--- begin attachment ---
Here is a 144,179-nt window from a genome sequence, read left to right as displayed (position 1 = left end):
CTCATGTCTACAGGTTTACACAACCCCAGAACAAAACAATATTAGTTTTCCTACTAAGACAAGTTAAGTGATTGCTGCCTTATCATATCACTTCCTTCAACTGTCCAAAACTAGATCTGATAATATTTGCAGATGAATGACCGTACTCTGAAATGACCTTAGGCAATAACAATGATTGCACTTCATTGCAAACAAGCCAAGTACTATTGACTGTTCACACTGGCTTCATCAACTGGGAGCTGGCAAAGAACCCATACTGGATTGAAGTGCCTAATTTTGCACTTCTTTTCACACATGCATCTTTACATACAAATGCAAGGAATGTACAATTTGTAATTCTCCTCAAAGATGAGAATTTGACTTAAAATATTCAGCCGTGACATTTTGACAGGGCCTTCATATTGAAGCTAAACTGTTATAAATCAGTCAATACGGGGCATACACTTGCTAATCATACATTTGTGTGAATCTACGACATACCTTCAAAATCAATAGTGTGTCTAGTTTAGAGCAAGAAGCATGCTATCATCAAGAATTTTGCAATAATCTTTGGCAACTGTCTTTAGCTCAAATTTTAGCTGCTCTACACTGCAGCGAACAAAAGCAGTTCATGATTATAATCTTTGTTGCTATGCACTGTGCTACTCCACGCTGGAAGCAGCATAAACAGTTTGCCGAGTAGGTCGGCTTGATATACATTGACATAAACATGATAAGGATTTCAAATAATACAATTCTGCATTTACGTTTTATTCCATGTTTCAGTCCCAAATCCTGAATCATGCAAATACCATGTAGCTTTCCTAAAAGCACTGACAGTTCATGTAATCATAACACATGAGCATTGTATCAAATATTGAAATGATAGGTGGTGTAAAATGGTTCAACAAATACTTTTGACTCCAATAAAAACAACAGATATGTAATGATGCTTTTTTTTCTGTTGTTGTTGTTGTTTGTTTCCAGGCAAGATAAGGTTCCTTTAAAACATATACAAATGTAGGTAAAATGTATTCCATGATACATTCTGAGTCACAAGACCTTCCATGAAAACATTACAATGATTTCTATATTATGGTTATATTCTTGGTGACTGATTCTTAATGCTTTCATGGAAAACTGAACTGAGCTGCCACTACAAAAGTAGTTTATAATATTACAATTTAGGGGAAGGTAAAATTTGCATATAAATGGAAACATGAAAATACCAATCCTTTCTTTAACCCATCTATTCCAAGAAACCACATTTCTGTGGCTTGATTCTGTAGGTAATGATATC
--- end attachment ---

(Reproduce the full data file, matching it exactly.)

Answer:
Here is a 144,179-nt window from a genome sequence, read left to right as displayed (position 1 = left end):
CTCATGTCTACAGGTTTACACAACCCCAGAACAAAACAATATTAGTTTTCCTACTAAGACAAGTTAAGTGATTGCTGCCTTATCATATCACTTCCTTCAACTGTCCAAAACTAGATCTGATAATATTTGCAGATGAATGACCGTACTCTGAAATGACCTTAGGCAATAACAATGATTGCACTTCATTGCAAACAAGCCAAGTACTATTGACTGTTCACACTGGCTTCATCAACTGGGAGCTGGCAAAGAACCCATACTGGATTGAAGTGCCTAATTTTGCACTTCTTTTCACACATGCATCTTTACATACAAATGCAAGGAATGTACAATTTGTAATTCTCCTCAAAGATGAGAATTTGACTTAAAATATTCAGCCGTGACATTTTGACAGGGCCTTCATATTGAAGCTAAACTGTTATAAATCAGTCAATACGGGGCATACACTTGCTAATCATACATTTGTGTGAATCTACGACATACCTTCAAAATCAATAGTGTGTCTAGTTTAGAGCAAGAAGCATGCTATCATCAAGAATTTTGCAATAATCTTTGGCAACTGTCTTTAGCTCAAATTTTAGCTGCTCTACACTGCAGCGAACAAAAGCAGTTCATGATTATAATCTTTGTTGCTATGCACTGTGCTACTCCACGCTGGAAGCAGCATAAACAGTTTGCCGAGTAGGTCGGCTTGATATACATTGACATAAACATGATAAGGATTTCAAATAATACAATTCTGCATTTACGTTTTATTCCATGTTTCAGTCCCAAATCCTGAATCATGCAAATACCATGTAGCTTTCCTAAAAGCACTGACAGTTCATGTAATCATAACACATGAGCATTGTATCAAATATTGAAATGATAGGTGGTGTAAAATGGTTCAACAAATACTTTTGACTCCAATAAAAACAACAGATATGTAATGATGCTTTTTTTTCTGTTGTTGTTGTTGTTTGTTTCCAGGCAAGATAAGGTTCCTTTAAAACATATACAAATGTAGGTAAAATGTATTCCATGATACATTCTGAGTCACAAGACCTTCCATGAAAACATTACAATGATTTCTATATTATGGTTATATTCTTGGTGACTGATTCTTAATGCTTTCATGGAAAACTGAACTGAGCTGCCACTACAAAAGTAGTTTATAATATTACAATTTAGGGGAAGGTAAAATTTGCATATAAATGGAAACATGAAAATACCAATCCTTTCTTTAACCCATCTATTCCAAGAAACCACATTTCTGTGGCTTGATTCTGTAGGTAATGATATC